Second, possibly also via the AHA Centre, ASEAN should become the first responder and strive for expertise across its membership. Laos and Cambodia appear to be relying on third parties, particularly China, to address much of their COVID-19 needs due to highly inadequate healthcare systems.

Singapore is Southeast Asia’s medical centre of excellence and is home to a thriving health tourism industry. The city-state has 2.5 physicians per 1000 people (whereas Laos has only 0.5). The temporary secondment of doctors and health experts can alleviate pressure on stressed health care systems.

Third, ASEAN possesses the resources to build a sufficient stockpile and has systems in place to distribute medical equipment. ASEAN should call on its ASEAN+3 partners to support the stockpiling of medical equipment, financially and materially — any such contribution is in the interest of all members.

Fourth, ASEAN can facilitate best practice sharing for pandemic management, such as Singapore’s contact tracing and Vietnam’s holistic mobilisation. The bilateral Singapore–Malaysia Committee can also translate into broader ASEAN-wide institutionalisation of crisis border management. Under the auspices of ADSOM this can, for example, take place within the ACMM, and should be extended to ASEAN+3.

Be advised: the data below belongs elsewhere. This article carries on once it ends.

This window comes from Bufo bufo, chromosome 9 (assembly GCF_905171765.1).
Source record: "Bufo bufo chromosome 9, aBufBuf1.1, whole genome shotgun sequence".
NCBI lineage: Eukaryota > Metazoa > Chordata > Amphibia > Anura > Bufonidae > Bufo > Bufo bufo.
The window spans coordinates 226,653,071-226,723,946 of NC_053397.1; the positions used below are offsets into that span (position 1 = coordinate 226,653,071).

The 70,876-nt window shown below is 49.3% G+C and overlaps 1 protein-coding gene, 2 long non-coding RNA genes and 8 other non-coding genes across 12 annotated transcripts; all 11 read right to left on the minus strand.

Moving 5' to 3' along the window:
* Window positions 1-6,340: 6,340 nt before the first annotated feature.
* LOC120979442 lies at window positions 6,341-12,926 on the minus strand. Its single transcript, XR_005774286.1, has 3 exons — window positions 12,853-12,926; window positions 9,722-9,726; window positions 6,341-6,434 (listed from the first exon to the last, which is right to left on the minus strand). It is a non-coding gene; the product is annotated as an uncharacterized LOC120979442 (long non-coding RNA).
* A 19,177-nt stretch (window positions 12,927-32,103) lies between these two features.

National emergency measures must be transparent, reciprocal and cooperative. To this end ASEAN leaders agreed to create guidelines for the implementation of travel and trade restrictions. The free flow of goods, services and — most importantly — people, is imperative for successful regional integration. Mutual trust and support must be reflected in equal treatment of each other’s citizens who stay, work or study across the ASEAN region or in third countries.